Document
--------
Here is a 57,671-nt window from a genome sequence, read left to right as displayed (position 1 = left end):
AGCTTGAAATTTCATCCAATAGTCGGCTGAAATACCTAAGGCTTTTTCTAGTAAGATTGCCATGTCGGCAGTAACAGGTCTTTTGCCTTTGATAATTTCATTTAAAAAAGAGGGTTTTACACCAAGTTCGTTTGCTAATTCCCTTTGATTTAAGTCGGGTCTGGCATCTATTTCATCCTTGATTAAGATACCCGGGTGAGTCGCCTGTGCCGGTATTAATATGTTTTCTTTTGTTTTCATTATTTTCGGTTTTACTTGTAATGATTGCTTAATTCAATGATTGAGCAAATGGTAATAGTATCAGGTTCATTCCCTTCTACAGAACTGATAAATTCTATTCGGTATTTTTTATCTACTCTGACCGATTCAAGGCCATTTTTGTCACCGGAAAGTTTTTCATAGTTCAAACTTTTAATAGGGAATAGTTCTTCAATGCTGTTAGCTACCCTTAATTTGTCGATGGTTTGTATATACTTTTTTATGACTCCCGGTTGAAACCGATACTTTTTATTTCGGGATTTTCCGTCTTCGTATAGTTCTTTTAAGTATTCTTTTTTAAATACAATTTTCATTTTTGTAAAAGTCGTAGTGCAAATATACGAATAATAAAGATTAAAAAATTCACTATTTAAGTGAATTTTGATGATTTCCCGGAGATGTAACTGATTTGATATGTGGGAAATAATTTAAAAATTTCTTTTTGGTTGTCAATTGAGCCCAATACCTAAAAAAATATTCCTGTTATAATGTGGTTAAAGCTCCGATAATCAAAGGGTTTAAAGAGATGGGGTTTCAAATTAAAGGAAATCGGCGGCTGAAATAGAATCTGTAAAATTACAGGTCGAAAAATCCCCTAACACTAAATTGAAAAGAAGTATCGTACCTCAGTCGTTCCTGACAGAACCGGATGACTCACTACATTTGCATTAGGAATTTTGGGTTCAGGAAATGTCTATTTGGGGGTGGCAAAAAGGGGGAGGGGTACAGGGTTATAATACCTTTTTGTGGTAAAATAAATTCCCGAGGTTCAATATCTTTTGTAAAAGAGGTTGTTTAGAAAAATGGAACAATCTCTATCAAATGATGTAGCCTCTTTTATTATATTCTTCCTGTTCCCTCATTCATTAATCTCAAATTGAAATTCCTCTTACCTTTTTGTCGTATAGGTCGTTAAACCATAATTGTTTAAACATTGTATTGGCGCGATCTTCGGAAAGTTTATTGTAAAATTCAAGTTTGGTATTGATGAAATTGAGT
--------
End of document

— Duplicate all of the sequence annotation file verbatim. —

Here is a 57,671-nt window from a genome sequence, read left to right as displayed (position 1 = left end):
AGCTTGAAATTTCATCCAATAGTCGGCTGAAATACCTAAGGCTTTTTCTAGTAAGATTGCCATGTCGGCAGTAACAGGTCTTTTGCCTTTGATAATTTCATTTAAAAAAGAGGGTTTTACACCAAGTTCGTTTGCTAATTCCCTTTGATTTAAGTCGGGTCTGGCATCTATTTCATCCTTGATTAAGATACCCGGGTGAGTCGCCTGTGCCGGTATTAATATGTTTTCTTTTGTTTTCATTATTTTCGGTTTTACTTGTAATGATTGCTTAATTCAATGATTGAGCAAATGGTAATAGTATCAGGTTCATTCCCTTCTACAGAACTGATAAATTCTATTCGGTATTTTTTATCTACTCTGACCGATTCAAGGCCATTTTTGTCACCGGAAAGTTTTTCATAGTTCAAACTTTTAATAGGGAATAGTTCTTCAATGCTGTTAGCTACCCTTAATTTGTCGATGGTTTGTATATACTTTTTTATGACTCCCGGTTGAAACCGATACTTTTTATTTCGGGATTTTCCGTCTTCGTATAGTTCTTTTAAGTATTCTTTTTTAAATACAATTTTCATTTTTGTAAAAGTCGTAGTGCAAATATACGAATAATAAAGATTAAAAAATTCACTATTTAAGTGAATTTTGATGATTTCCCGGAGATGTAACTGATTTGATATGTGGGAAATAATTTAAAAATTTCTTTTTGGTTGTCAATTGAGCCCAATACCTAAAAAAATATTCCTGTTATAATGTGGTTAAAGCTCCGATAATCAAAGGGTTTAAAGAGATGGGGTTTCAAATTAAAGGAAATCGGCGGCTGAAATAGAATCTGTAAAATTACAGGTCGAAAAATCCCCTAACACTAAATTGAAAAGAAGTATCGTACCTCAGTCGTTCCTGACAGAACCGGATGACTCACTACATTTGCATTAGGAATTTTGGGTTCAGGAAATGTCTATTTGGGGGTGGCAAAAAGGGGGAGGGGTACAGGGTTATAATACCTTTTTGTGGTAAAATAAATTCCCGAGGTTCAATATCTTTTGTAAAAGAGGTTGTTTAGAAAAATGGAACAATCTCTATCAAATGATGTAGCCTCTTTTATTATATTCTTCCTGTTCCCTCATTCATTAATCTCAAATTGAAATTCCTCTTACCTTTTTGTCGTATAGGTCGTTAAACCATAATTGTTTAAACATTGTATTGGCGCGATCTTCGGAAAGTTTATTGTAAAATTCAAGTTTGGTATTGATGAAATTGAGT